Most medical research is done on lab rats or in test tubes, where the genes are easily manipulated by scientists. Larger animals, such as grizzly bears, are rarely subjects because they pose a few challenges—their claws, for example. But researchers at the Washington State University Bear Center in Pullman, Washington think we’ve got a lot to learn from the 1,000-pound Ursus arctos.
"When I thought about obesity, I thought about Yogi Bear," says WSU researcher Kevin Corbit.
Grizzlies, like our animated, pick-a-nick-basket-stealing friend, can eat 58,000 calories in a day, gain up to 100 pounds during hibernation, and lose it all with nary an artery clogged. Unlike humans, their health doesn’t suffer from the weight fluctuation. Corbit and other scientists from the drug company Amgen Inc., began research two years ago when the study was launched by Amgen research exec, Alexander Kamb.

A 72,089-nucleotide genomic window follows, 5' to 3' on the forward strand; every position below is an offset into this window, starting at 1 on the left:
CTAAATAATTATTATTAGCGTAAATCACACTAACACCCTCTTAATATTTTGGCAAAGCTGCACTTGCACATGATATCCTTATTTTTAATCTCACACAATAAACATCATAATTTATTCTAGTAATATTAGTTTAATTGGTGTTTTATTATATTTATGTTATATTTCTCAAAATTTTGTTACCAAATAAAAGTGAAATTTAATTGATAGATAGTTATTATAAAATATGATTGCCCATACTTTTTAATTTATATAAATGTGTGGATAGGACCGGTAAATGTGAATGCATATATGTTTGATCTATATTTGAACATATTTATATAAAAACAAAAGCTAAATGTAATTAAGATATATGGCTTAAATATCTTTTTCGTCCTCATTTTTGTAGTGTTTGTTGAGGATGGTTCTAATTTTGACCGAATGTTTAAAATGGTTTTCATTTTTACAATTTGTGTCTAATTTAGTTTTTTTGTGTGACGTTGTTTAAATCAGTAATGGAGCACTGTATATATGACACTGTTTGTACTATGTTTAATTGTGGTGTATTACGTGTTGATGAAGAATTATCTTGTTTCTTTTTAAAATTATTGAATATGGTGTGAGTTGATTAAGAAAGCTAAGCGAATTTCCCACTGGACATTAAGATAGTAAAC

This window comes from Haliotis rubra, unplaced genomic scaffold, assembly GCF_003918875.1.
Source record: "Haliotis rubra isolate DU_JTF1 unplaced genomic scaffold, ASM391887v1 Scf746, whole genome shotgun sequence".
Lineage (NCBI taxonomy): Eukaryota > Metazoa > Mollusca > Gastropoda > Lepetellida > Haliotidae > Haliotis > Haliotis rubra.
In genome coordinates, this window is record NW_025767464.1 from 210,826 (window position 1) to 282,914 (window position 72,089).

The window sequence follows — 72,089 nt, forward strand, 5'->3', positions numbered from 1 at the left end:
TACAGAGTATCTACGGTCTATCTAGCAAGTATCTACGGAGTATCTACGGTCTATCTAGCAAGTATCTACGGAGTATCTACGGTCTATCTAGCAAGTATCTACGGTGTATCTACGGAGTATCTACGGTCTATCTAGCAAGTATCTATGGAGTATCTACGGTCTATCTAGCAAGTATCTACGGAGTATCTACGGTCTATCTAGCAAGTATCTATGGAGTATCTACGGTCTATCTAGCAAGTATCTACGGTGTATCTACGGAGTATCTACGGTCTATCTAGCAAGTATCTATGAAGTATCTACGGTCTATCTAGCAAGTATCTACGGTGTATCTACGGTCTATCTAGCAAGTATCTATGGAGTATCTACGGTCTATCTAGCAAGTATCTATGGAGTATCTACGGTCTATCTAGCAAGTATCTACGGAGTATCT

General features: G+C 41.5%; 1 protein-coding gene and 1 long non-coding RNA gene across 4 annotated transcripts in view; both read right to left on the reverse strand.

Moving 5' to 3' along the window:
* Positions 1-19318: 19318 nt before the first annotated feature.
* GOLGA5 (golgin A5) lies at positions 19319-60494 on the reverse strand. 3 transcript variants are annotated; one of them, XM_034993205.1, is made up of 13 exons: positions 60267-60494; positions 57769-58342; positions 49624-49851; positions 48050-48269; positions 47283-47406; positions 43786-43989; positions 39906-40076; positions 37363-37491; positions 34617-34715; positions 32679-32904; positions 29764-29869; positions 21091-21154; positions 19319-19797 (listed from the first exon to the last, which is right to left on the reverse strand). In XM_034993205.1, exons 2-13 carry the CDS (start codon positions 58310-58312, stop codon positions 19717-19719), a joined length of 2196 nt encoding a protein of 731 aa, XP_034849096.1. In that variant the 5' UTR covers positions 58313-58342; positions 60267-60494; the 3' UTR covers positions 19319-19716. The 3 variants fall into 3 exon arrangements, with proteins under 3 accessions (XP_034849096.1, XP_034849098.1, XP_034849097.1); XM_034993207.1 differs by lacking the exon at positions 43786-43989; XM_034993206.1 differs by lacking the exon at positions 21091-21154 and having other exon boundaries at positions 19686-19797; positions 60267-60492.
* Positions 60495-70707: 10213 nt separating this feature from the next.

"I want to learn how the grizzly bears work their magic," Kamb says.
So far, research has shown that the bears seem to adjust their response to insulin, the hormone that controls how much sugar and fat are stored for energy. When gaining weight pre-hibernation, the bears are more sensitive to the hormone, eventually shutting off their insulin responsiveness completely, the Wall Street Journal reports.
However, until more information is gleaned from this study, eating another Christmas cookie just because you’re “going into hibernation” is probably not backed by science.